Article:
Hyenas sweep 2007 Hoop D’Ville tournaments
GLENWOOD SPRINGS, Colo. NFL wide receiver Scottie Vines ditched his helmet and pads and went back to his roots to play in Glenwood’s 4-on-4 Hoop D’Ville basketball tournament on Saturday.The efforts of Vines, who reeled in 40 receptions for 417 yards for the Detroit Lions in 2005, were applaudable, but fell just shy of winning a championship.Vines, who has a house in Grand Junction, and his team, Smoke on the Water, couldn’t top the Hyenas, a team made up of Glenwood High graduates and their friends.With the 30-16 win, the Hyenas – composed of former Demons Jason Rand, Mike Schubert, John Doose and Dorion McClelland, as well as Paul Cain of Grand Junction and Adam Koski of Wisconsin – completed a sweep of both the 3-on-3 and 4-on-4 2007 Hoop D’Ville tournaments.
The Hyenas marked their territory in the tourney by going undefeated in four games and rising to the top of the 16-team field on Saturday.Not even rain could stop them. After playing the first few rounds of the annual hoop tournament at Sayre Park, rain showers forced play to continue inside the Glenwood Springs Community Center. But the Hyenas just kept winning no matter if the playing surface was asphalt or wood.”That was fun,” Doose said after the game. “I am tired now.”Smoke on the Water had a great run in the tourney. After winning its first game, but losing its second, the squad came back to win five straight before falling to the Hyenas.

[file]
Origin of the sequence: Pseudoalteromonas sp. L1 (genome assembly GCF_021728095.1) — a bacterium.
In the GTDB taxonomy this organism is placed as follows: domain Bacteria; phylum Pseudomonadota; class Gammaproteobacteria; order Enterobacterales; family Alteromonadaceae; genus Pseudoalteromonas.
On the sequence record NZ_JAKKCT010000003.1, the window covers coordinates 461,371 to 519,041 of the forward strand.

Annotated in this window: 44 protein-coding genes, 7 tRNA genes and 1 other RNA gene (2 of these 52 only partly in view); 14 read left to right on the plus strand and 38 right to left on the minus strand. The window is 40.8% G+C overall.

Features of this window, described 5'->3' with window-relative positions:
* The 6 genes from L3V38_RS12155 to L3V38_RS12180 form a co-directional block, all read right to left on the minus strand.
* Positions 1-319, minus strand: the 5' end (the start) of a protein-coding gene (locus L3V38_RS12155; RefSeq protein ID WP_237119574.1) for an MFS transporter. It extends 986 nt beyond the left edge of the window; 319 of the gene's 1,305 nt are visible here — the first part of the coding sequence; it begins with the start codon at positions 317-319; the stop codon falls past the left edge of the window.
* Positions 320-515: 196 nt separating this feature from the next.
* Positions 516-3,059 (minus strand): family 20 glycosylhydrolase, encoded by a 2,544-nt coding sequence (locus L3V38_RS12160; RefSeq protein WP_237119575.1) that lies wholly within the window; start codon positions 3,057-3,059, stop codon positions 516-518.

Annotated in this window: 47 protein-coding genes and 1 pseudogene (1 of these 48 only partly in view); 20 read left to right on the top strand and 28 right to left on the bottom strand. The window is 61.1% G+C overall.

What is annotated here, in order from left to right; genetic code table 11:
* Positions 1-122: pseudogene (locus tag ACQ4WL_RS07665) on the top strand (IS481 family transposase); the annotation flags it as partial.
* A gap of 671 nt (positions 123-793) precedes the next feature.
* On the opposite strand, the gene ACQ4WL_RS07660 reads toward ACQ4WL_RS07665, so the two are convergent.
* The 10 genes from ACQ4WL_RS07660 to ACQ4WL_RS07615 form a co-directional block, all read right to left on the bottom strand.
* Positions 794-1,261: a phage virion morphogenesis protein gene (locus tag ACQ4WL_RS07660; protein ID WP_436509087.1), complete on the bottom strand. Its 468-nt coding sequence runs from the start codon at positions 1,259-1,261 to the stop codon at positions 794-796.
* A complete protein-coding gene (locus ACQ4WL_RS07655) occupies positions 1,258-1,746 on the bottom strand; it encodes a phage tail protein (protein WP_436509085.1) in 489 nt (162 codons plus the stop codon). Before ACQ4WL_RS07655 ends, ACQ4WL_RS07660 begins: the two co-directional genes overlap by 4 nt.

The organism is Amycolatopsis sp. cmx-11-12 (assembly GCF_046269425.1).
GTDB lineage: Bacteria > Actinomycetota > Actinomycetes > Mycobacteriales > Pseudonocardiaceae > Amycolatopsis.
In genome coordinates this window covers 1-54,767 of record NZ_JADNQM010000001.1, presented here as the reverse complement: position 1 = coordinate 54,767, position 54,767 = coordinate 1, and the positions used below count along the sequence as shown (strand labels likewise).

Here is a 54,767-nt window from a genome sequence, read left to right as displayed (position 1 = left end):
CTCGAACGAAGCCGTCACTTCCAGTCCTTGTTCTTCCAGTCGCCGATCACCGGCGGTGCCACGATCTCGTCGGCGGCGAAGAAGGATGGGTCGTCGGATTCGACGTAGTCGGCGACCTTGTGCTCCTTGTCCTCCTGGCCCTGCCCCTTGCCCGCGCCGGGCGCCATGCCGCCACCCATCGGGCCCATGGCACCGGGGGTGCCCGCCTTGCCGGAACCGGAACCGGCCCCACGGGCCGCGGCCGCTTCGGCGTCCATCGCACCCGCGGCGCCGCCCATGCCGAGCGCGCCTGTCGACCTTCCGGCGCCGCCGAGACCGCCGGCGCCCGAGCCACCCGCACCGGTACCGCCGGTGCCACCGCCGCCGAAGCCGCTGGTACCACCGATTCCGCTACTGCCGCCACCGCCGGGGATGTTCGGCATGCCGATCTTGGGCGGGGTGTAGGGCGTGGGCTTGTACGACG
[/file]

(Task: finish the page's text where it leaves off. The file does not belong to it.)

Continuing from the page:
Despite his career on the gridiron, Vines, who missed the 2006 NFL season after tearing a groin muscle, played basketball on a scholarship at the University of Wyoming, and it was easy to see how he earned it.”I played three years of basketball in college and two years of football (at Wyoming),” said Vines, whose wife Leslie grew up in DeBeque. “I don’t know how I ended up playing (football over basketball). I had a good senior season, and I knew I was going to the NFL.”The 28-year-old served as the point guard for Smoke on the Water. With fancy ball handling, a hot shot and drives to the basket that feature hang timed mimicking that of Dwayne Wade, Vines played well in the tourney, but also had help.Rifle High School boys basketball coach Chris Lowther cashed in on multiple long-distance shots and pulled down his fair share of boards. RHS graduate Aaron Jewell, who played for Lowther, helped Vines immensely, but the Hyenas were too much for anyone.
And the more the Hyenas played, the better they got in the endurance tourney that went from noon to 8 p.m. “Our first game was the hardest,” McClelland said of the Hyenas’ match-up against the Dawgs. “We were down 12-6 in the half. We had to make comebacks two other times. (The championship) game was the only one we dominated.”As for Vines and his football career, he is still healing and hoping to get back on the field this season. “A lot of teams have been calling,” he said. “I just need a little more rehab until I am ready.”
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Fans, players and coaches on both sides of Stubler Memorial Field seemed to know it would come down just the way it did, regardless of who had the ball at the end.